AFC Cable Systems Inc. v. Clisham, 62 F. Supp. 2d 167 (D. Mass. 1999)
May 19, 1999
J. Ronald CLISHAM.
United States District Court, D. Massachusetts.
Thomas J. McAndrew, Providence, RI, William E. O'Gara, McGovern, Noel & Benik, Providence, RI, for Plaintiff.
Richard M. Gelb, Aaron J. Bullwinkel, Gelb & Gelb, Boston, MA, for Defendant.
MEMORANDUM AND ORDER ON DEFENDANT'S MOTION FOR SUMMARY JUDGMENT AND MOTION TO STRIKE
STEARNS, District Judge.
On September 15, 1997, AFC Cable Systems Inc. (AFC) filed this Complaint against J. Ronald Clisham, an ex-employee, alleging that he had breached his 1992 non-compete agreement (the Agreement) and his duty of loyalty (Count I). AFC also sought an accounting (Count II). On *168 February 23, 1998, Clisham filed a motion for summary judgment, arguing that under F.A. Bartlett Tree Expert Co. v. Barrington, 353 Mass. 585, 233 N.E.2d 756 (1968), his 1994 change in status from consultant to permanent employee rendered the 1992 Agreement void. On March 24, 1998, Clisham filed a motion to strike portions of an affidavit that AFC offered in opposition to the summary judgment motion. On February 3, 1999, the court heard oral argument on both motions.
The undisputed material facts are these. AFC manufactures armored cable and modular wiring products. Clisham worked for AFC in the mid-1980s as its Vice President of Sales. During this employment, Clisham signed a non-compete agreement. He then left AFC to become a real estate developer. In the late 1980s, Clisham returned to AFC, signing another non-compete agreement. During his second stint at AFC, Clisham solicited sales for "modular wiring to home centers." A year later, Clisham decided to resume his career in real estate.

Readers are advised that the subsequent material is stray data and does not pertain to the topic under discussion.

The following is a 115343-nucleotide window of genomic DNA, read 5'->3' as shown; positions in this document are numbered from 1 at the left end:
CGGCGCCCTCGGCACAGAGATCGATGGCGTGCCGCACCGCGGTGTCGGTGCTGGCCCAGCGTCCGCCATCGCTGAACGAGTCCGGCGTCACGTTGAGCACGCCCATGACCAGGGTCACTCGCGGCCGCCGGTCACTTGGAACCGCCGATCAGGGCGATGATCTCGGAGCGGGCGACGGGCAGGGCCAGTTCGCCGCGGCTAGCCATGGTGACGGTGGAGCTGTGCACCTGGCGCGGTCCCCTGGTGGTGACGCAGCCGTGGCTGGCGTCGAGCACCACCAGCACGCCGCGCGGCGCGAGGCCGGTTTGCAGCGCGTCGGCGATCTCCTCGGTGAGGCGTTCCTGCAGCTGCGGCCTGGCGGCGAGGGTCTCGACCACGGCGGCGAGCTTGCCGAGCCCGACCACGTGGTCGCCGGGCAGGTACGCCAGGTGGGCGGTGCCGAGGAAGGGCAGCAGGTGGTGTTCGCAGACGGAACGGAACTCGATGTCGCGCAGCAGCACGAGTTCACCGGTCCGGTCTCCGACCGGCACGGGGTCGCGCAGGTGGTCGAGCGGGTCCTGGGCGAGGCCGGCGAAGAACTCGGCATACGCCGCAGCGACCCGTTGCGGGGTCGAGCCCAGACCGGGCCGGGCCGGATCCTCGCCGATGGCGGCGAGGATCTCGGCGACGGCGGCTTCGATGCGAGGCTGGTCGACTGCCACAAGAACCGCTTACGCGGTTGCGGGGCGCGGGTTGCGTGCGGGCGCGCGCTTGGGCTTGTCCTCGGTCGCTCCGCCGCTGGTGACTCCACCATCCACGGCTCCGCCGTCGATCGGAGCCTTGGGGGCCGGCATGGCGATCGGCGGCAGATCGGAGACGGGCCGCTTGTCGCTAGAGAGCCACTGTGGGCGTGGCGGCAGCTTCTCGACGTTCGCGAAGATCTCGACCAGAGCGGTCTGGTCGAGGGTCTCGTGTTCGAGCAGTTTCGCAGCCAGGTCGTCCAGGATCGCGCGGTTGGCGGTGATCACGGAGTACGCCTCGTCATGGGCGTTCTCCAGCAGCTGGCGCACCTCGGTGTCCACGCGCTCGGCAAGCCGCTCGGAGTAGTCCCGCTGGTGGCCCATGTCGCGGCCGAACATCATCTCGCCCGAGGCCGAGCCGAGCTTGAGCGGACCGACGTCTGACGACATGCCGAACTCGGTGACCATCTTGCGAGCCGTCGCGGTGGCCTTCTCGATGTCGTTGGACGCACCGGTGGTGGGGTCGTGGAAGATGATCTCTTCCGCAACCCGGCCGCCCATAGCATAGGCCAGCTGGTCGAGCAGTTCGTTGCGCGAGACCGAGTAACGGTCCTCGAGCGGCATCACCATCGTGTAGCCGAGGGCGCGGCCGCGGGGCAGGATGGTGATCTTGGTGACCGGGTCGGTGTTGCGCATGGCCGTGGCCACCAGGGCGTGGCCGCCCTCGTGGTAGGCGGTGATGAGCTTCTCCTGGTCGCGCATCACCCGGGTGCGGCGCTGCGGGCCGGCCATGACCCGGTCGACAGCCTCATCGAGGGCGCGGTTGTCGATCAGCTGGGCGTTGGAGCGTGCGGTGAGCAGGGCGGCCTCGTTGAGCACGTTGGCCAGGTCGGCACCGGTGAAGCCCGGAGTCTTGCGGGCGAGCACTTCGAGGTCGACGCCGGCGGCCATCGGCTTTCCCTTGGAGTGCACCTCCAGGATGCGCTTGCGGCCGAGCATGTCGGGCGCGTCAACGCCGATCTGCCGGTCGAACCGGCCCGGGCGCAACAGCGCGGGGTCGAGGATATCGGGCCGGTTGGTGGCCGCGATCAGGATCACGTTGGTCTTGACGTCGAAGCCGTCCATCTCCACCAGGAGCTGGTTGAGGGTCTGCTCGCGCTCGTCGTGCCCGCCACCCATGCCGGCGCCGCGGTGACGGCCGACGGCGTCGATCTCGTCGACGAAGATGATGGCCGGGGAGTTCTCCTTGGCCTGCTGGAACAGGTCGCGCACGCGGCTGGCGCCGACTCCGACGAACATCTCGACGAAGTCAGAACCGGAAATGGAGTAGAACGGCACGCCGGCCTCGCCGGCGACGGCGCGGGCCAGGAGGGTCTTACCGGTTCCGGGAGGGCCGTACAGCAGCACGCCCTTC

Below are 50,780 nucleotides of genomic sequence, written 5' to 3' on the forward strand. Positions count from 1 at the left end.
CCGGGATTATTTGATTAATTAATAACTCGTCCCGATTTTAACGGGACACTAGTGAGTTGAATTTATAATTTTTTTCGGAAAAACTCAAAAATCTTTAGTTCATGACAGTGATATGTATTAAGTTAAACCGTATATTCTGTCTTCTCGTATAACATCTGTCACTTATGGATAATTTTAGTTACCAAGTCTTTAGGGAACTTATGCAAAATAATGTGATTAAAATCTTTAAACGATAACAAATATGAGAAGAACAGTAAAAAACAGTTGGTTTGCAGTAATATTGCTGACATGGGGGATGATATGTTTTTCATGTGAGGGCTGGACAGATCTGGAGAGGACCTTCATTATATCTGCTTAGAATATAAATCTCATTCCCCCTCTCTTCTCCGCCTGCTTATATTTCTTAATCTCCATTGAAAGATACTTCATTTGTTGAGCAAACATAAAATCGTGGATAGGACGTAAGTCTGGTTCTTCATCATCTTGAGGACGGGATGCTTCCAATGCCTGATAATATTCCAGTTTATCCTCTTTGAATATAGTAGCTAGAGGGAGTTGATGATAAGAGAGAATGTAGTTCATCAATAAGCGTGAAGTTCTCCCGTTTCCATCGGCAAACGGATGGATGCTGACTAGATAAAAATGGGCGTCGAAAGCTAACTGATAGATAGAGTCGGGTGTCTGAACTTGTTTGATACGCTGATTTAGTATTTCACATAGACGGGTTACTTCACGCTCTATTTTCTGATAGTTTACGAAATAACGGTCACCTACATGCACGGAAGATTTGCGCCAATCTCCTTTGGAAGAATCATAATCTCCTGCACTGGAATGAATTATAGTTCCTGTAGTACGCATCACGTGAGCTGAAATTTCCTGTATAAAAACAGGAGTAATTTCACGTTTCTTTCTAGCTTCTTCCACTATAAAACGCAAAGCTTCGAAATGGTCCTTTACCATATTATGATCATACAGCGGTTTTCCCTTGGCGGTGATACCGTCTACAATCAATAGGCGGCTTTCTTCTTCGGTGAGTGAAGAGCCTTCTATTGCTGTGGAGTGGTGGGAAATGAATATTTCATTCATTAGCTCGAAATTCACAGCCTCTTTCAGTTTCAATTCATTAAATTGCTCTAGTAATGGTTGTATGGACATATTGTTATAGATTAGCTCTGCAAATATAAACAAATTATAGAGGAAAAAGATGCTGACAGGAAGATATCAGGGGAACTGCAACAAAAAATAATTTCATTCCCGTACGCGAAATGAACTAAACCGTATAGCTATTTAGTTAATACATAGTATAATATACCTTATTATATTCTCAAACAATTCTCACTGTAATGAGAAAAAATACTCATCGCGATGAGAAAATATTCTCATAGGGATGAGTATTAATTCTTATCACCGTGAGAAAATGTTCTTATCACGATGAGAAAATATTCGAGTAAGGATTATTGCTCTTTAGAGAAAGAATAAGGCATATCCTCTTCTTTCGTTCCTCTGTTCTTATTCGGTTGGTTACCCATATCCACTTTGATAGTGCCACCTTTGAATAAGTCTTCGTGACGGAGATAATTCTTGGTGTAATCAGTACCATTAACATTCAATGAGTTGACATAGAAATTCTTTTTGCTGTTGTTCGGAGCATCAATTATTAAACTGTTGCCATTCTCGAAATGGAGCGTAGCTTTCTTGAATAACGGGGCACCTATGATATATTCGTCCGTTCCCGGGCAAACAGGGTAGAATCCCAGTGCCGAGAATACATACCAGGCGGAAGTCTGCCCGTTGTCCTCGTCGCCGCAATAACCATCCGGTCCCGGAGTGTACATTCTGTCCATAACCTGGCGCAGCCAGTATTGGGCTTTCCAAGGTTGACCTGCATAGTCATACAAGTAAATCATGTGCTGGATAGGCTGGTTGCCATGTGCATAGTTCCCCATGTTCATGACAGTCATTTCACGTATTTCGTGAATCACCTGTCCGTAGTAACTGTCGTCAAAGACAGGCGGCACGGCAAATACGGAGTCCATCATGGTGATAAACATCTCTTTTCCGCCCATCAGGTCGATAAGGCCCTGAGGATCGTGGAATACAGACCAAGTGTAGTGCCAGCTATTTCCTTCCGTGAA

In 1992, Clisham sought a third round of employment at AFC. At the time, the President of AFC, Harry Crump, "was reluctant to re-hire Mr. Clisham, and, to place him on the payroll as he had, on previous occasions, worked for and then left the company." Crump Affidavit. ¶ 6. After AFC's Vice-President, Paul Suprono, voiced support for Clisham, Crump agreed to allow Clisham to return as a "sales consultant" on a 40 hour a week basis. Clisham, however, was not paid a regular salary or given fringe benefits, and was paid only after submitting an invoice.
Upon his return to the company, Clisham signed a new non-compete agreement. The relevant terms of the Agreement are as follows.
This Confidential Information, Trade Secrets, and Designs Agreement ("Agreement") is effective as of this 28th day of April, 1991 by and between AFC ... and J. Ronald Clisham ("Employee"). In consideration of your employment by American Flexible Conduit Co. (AFC A Monogram Company) (the "Company") and in recognition of the fact that as an employee of the Company you have access to confidential information, I ask that you review and sign this letter....
A. Employee is currently employed as a Sales Consultant [inserted by hand] at the Company....
C. Employee desires to continue in the employ of the Company and is therefore willing to adhere to the terms and conditions set forth below.
Now therefore, in consideration of the above recitals ... it is agreed as follows: